After last week’s post about Wallington, I’m in another National Trust location, but one that underlines the points I made about conservation and land management above and beyond the “Big House”. At Allen Banks there is no architectural treat; simply miles of walks through a hundred-acre wood.
Actually there is a hall but Ridley Hall is not part of the Trust’s estate, though it was a former resident who was responsible for this woodland. Beyond the 65 flower beds in her formal gardens, Susan Davidson spent decades creating a series of pathways and bridges through the adjoining natural landscape in the mid 19th Century. Her work was a fore-runner to the Trust as she managed some of the most ancient woodland in Northumberland. Rhododendrons were introduced at some point, though luckily they have not become invasive and much of the area remains a Site of Special Scientific Interest for both the flora and fauna.
The River Allen is a tributary of the Tyne, and with a decent pair of wellingtons easily waded on a nice day like this. but in December 2015 Storm Desmond struck the area. There were rockfalls from the crags above the river, landslips, fallen trees and a Victorian suspension bridge that had been restored only a couple of years previously was washed away. Many of the miles of pathways were rendered unstable and unsafe. The Trust had no choice but to close the site to the public. (Click here to see a very different side of the River Allen.)
In the intervening months they have worked tirelessly to assess the safety of the area, erect barriers to close some routes, create new signposts for others. With all of this as background to my visit I wasn’t sure what to expect and so travelled with far too much equipment, the consequence of which I’ll explain in my next post. At the very least I hoped to get some interesting shots of water movement.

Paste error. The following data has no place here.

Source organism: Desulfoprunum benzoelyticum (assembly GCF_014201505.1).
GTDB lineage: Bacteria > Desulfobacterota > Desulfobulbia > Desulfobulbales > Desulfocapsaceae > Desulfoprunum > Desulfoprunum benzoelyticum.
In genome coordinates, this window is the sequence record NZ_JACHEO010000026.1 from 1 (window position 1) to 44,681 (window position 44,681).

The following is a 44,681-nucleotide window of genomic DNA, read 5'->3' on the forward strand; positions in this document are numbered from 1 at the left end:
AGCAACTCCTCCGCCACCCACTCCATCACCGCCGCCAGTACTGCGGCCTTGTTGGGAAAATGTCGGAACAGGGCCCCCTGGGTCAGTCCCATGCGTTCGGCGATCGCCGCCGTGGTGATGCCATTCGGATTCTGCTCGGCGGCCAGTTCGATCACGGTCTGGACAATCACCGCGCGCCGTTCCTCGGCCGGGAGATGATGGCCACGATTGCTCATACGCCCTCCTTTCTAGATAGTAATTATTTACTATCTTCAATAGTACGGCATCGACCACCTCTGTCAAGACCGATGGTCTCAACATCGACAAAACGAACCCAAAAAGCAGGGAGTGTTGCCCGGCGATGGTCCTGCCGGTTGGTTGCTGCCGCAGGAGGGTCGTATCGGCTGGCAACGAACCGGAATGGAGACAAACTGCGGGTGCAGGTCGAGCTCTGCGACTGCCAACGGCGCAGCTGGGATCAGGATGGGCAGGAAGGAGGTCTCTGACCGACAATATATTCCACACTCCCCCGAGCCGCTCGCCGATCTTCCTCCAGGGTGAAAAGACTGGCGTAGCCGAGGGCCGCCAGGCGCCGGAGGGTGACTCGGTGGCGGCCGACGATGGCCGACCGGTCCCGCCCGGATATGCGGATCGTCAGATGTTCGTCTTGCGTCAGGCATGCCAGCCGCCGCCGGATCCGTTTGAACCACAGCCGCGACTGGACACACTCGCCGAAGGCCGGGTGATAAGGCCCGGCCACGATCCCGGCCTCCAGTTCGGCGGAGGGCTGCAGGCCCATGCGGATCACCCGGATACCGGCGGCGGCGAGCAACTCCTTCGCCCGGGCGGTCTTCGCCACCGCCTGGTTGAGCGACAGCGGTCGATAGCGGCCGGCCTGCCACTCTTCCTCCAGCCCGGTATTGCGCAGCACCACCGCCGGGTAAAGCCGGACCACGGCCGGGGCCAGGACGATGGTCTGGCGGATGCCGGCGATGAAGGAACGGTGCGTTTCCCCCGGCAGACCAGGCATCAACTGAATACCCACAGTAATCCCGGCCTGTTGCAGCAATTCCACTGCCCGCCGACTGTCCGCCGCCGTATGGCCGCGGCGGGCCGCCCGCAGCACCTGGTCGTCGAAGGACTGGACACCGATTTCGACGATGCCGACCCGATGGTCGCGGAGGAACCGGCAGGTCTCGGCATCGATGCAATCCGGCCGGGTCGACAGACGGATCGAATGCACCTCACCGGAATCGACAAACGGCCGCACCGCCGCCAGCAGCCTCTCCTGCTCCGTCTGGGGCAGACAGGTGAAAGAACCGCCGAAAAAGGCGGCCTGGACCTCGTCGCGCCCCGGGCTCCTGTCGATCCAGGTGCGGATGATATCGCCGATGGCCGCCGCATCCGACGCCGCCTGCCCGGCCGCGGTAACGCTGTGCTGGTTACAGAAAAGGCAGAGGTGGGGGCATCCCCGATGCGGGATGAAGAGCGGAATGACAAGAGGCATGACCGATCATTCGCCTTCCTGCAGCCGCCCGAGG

The power of that water was soon apparent to me, as the diverted route immediately over a Bailey Bridge, presumably installed some years back when the road bridge failed. There was certainly evidence of an earlier structure to be found beneath it, where a block of concrete mid-stream was topped by twists of red rusted steel.
The real twisted debris I wanted to see was the remains of the suspension bridge, but as the footpath to it was also victim to the floods I was denied the opportunity and instead veered uphill towards Morralee Tarn, where I hoped I might encounter waterfalls, hopes that were quickly dashed. The waters of the tarn were so covered in foliage as to be of limited use to a photographer looking for reflections or long exposures.
And so I continued along the length of the gorge until I came to Plankey Mill picnic area where the remains of another long-lost bridge stood as reminder to the capricious nature of the environment here. Though a new wooden bridge has been provided it was no use to me as the path back on the opposite bank was another of the losses.
So, no waterfalls, missing bridges and disappointing results from shooting the rapids (photographically speaking), and yet it was a day full of discovery. What I found you must wait until my next post to discover.
I did smile on my return to the car when I saw this group of sheep, well above the pasture below which had been fed by the river’s floodwaters. Sheep may safely graze!